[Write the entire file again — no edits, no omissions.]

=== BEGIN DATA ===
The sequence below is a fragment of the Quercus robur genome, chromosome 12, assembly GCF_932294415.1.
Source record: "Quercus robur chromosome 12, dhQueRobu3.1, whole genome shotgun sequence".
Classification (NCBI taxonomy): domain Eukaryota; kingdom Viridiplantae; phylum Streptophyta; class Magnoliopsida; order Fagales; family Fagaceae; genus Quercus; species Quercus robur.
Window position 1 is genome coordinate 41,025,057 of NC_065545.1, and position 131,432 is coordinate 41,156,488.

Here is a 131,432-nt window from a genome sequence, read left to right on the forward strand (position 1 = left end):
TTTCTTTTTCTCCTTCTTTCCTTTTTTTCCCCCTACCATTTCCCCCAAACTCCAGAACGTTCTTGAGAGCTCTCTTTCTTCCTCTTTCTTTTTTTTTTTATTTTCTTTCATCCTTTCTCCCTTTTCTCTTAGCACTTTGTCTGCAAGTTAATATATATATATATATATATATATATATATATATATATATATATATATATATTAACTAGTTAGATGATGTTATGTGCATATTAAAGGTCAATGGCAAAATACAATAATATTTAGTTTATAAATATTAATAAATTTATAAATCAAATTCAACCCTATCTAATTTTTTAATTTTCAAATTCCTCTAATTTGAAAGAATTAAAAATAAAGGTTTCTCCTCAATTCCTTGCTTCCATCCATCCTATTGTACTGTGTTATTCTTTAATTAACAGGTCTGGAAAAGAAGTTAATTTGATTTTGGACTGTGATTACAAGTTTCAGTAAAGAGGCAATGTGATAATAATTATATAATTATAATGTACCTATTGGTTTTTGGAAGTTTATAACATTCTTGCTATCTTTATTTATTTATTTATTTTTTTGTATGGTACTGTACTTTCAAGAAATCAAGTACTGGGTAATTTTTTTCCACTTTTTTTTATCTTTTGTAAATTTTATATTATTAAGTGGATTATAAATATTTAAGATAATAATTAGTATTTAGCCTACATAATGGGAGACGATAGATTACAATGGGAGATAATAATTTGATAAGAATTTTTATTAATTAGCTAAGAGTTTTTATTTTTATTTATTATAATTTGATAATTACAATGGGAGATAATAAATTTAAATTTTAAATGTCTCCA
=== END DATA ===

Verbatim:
The sequence below is a fragment of the Quercus robur genome, chromosome 12, assembly GCF_932294415.1.
Source record: "Quercus robur chromosome 12, dhQueRobu3.1, whole genome shotgun sequence".
Classification (NCBI taxonomy): domain Eukaryota; kingdom Viridiplantae; phylum Streptophyta; class Magnoliopsida; order Fagales; family Fagaceae; genus Quercus; species Quercus robur.
Window position 1 is genome coordinate 41,025,057 of NC_065545.1, and position 131,432 is coordinate 41,156,488.

Here is a 131,432-nt window from a genome sequence, read left to right on the forward strand (position 1 = left end):
TTTCTTTTTCTCCTTCTTTCCTTTTTTTCCCCCTACCATTTCCCCCAAACTCCAGAACGTTCTTGAGAGCTCTCTTTCTTCCTCTTTCTTTTTTTTTTTATTTTCTTTCATCCTTTCTCCCTTTTCTCTTAGCACTTTGTCTGCAAGTTAATATATATATATATATATATATATATATATATATATATATATATATATATATTAACTAGTTAGATGATGTTATGTGCATATTAAAGGTCAATGGCAAAATACAATAATATTTAGTTTATAAATATTAATAAATTTATAAATCAAATTCAACCCTATCTAATTTTTTAATTTTCAAATTCCTCTAATTTGAAAGAATTAAAAATAAAGGTTTCTCCTCAATTCCTTGCTTCCATCCATCCTATTGTACTGTGTTATTCTTTAATTAACAGGTCTGGAAAAGAAGTTAATTTGATTTTGGACTGTGATTACAAGTTTCAGTAAAGAGGCAATGTGATAATAATTATATAATTATAATGTACCTATTGGTTTTTGGAAGTTTATAACATTCTTGCTATCTTTATTTATTTATTTATTTTTTTGTATGGTACTGTACTTTCAAGAAATCAAGTACTGGGTAATTTTTTTCCACTTTTTTTTATCTTTTGTAAATTTTATATTATTAAGTGGATTATAAATATTTAAGATAATAATTAGTATTTAGCCTACATAATGGGAGACGATAGATTACAATGGGAGATAATAATTTGATAAGAATTTTTATTAATTAGCTAAGAGTTTTTATTTTTATTTATTATAATTTGATAATTACAATGGGAGATAATAAATTTAAATTTTAAATGTCTCCA